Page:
Professional golfers have an uncanny ability to recall the smallest details about their game.

Club selection, wind speed, putt direction — it’s all in the memory bank. Tournaments won or lost by a good putt on the front nine or a shank on the back.

Tom Watson recalls far more good than bad from his Hall of Fame career. He won eight majors, including five British Open championships.

He insists this year’s was the last, missing the cut at the home of golf in St. Andrews in front of countless onlookers.

Much like the fading Scottish daylight that evening, Watson’s golf career is coming to a close as he returns to the 3M Championship in Blaine after a three-year absence.

He has won all over the world, but still nitpicks shots from decades ago as if they were made earlier in the day.

“I was never satisfied,” Watson said. “I wanted to practice harder than anybody to be better.”

Two weeks have passed since Watson, 65, took his final lap at an Open course. Before he waved goodbye on the 18th hole on the Swilcan Bridge he put his arm around his son Michael, his caddie that week, and took in one last glimpse of the Old Course at St. Andrews.

He had one request.

“No tears,” Watson said. “It’s been a great run here. Let’s just celebrate and enjoy the memory of this last walk.”

Watson comes to TPC Twin Cities at peace.

“It’s time,” Watson said. “I’m playing against these kids who hit the ball so much farther than I do. The toolbox is half-empty, maybe even more than that when it comes to length. The courses are just too long for old folks like me.”

Peers on the Champions Tour prefer to recall a time when that wasn’t the case.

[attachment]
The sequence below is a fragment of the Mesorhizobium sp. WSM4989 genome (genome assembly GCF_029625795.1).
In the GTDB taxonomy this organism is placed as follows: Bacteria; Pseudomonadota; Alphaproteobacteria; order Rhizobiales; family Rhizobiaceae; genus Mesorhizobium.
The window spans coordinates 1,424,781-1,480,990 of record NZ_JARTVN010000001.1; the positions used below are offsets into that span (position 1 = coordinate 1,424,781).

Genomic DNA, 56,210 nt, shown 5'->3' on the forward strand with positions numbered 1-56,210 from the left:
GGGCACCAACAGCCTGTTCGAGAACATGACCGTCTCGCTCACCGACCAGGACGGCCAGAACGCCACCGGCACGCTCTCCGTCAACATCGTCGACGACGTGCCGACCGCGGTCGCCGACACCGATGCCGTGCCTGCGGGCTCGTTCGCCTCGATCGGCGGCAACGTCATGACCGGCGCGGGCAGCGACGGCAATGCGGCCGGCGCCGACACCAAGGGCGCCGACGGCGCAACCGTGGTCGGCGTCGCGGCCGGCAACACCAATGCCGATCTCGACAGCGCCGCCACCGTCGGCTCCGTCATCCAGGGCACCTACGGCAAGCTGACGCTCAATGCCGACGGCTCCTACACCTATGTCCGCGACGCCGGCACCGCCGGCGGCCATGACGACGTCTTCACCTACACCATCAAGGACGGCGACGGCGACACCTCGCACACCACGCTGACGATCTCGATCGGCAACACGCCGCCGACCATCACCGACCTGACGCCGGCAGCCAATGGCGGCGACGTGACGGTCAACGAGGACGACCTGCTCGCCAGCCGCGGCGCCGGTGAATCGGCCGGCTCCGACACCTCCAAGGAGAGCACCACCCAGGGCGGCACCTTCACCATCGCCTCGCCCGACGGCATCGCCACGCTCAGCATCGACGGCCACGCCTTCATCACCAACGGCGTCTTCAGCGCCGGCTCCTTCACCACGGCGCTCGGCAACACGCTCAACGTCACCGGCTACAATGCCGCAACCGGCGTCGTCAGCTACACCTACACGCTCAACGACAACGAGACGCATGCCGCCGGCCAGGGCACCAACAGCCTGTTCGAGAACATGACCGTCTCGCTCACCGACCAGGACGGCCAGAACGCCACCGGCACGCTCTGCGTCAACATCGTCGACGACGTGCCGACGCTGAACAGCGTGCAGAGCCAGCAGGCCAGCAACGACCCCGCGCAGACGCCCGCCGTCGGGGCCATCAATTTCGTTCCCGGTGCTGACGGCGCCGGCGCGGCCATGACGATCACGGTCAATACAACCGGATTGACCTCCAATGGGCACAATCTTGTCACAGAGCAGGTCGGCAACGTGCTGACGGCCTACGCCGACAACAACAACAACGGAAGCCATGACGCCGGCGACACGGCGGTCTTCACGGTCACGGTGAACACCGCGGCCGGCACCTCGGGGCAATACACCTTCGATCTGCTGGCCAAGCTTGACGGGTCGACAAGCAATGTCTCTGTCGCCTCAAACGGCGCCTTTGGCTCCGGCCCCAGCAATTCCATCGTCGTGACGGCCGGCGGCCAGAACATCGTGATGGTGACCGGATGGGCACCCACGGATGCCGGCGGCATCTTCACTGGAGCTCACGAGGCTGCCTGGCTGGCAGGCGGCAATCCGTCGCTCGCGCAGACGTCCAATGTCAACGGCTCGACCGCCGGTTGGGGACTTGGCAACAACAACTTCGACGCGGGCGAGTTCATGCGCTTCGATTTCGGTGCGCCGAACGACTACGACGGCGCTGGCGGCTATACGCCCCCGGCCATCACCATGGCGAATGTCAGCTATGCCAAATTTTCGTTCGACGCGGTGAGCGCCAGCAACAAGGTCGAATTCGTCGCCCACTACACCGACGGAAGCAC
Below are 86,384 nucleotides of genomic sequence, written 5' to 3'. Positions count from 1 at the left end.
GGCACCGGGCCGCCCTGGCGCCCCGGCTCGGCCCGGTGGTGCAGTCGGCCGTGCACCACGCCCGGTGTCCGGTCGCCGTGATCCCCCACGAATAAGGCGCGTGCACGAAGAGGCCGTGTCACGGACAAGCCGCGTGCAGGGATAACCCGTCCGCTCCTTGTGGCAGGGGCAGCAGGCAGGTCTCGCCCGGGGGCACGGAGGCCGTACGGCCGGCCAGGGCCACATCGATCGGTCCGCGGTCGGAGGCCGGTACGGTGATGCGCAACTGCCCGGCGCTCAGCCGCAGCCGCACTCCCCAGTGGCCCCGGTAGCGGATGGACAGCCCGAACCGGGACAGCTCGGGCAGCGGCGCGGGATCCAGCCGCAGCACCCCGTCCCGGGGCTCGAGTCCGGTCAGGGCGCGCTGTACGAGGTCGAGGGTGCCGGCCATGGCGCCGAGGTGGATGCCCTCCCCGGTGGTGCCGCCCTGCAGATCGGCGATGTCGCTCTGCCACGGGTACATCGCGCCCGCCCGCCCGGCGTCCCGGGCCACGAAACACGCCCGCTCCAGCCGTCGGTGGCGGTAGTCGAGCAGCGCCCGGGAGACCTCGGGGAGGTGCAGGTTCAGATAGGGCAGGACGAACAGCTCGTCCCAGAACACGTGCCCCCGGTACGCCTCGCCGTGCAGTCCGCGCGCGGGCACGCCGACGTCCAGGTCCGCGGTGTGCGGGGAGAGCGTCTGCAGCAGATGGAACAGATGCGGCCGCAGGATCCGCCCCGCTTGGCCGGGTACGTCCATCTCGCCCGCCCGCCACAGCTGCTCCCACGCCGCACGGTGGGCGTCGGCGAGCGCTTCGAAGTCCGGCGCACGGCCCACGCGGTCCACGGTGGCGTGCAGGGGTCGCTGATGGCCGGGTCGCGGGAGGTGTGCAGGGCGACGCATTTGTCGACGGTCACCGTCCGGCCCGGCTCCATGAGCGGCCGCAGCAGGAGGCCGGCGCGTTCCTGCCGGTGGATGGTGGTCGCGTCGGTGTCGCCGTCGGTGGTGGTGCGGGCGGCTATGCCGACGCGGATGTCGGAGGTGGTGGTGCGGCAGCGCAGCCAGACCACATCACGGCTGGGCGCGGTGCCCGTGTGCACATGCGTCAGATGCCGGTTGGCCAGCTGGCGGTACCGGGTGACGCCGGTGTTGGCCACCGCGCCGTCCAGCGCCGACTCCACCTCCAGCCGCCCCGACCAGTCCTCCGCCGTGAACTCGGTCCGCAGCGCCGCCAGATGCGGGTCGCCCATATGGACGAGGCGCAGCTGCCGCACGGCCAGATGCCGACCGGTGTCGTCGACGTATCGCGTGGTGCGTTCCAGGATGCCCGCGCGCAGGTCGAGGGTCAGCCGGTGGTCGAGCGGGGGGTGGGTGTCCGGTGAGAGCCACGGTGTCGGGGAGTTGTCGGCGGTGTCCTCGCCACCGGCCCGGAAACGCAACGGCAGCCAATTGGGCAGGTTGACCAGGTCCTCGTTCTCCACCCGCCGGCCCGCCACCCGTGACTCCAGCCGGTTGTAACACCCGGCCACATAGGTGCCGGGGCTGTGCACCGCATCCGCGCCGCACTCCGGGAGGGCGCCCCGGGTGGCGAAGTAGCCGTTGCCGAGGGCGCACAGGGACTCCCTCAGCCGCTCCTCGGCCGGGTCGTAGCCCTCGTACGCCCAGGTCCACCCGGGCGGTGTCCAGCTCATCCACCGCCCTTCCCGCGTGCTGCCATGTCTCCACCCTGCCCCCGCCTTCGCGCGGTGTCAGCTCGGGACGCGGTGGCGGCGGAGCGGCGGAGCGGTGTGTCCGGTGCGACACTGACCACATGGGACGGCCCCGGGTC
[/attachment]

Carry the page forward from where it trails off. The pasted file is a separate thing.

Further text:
Bernhard Langer remembers the competitiveness.

“It is one of many great things about him,” said Langer, who tied Watson for second place in the 1984 British Open at St. Andrews. “The Open was a big part of my career and Nick Faldo and I got to say farewell and goodbye as well, [but] I never could win. It was great to see that with Tom. He got the proper ovation for an amazing ball-striker who is one of the greatest players who has ever swung a club.”

Peter Jacobsen remembers the shot.

Watson’s final-round 2-iron from more than 200 yards away into 18 at Royal Birkdale set up the winning two putts at the 1983 Open.

“Tom always made the shots,” Jacobsen said. “He embraced that. Over there, you couldn’t take your eyes off [Arnold] Palmer, couldn’t take your eyes off Seve [Ballesteros] and you couldn’t really take your eyes off Tom Watson because you knew something magical was going to happen. His calm demeanor under pressure is the definition of a champion. And that shot defines him.”

Watson still considers it among the best iron shots in his career.

“When it was in the air,” Watson said with a knowing grin, “I thought, ‘That has to be close enough.’ ”

For others it’s not a single moment but a situation that separates Watson.

Mark Calcavecchia remembers the wind.

“I’ve never seen a guy hit a pure 4-iron that low and that straight into a 30 mile-per-hour wind with such control,” he said. “The first time I saw him do it I was like: ‘Duh. That’s why he wins Opens.’ ”

Yet in Calcavecchia’s mind Watson’s defining moment came at clear-skied Turnberry in 1977, the “Duel in the Sun” triumph over Jack Nicklaus.

“His eye for links golf is incredible, really,” said Calcavecchia, who was 17 and watched on TV. “It’s easy to see why he was so successful.”

Calcavecchia was part of the next wave of golfers to find British Open success after Watson. He won in a playoff at Royal Troon in 1989 for his only major championship.

The Open returns there next summer minus one of its greatest competitors.

Watson remembers them all. And he’s not alone.

The media’s flashbulbs and overall hoopla went on as darkness fell at St. Andrews to close out Watson’s Open career. Bars near the course emptied to get a final look at the bloke from Kansas City who came to their side of the ocean and dominated golf courses ancient as the game itself.

“It was humbling,” Watson said. “But you just carry on. It’s like death, the finality of it. It’s over. I was thankful to the R & A to give me one more year to play as an exemption. But it’s time.

“The greatest of all players have long, long careers.”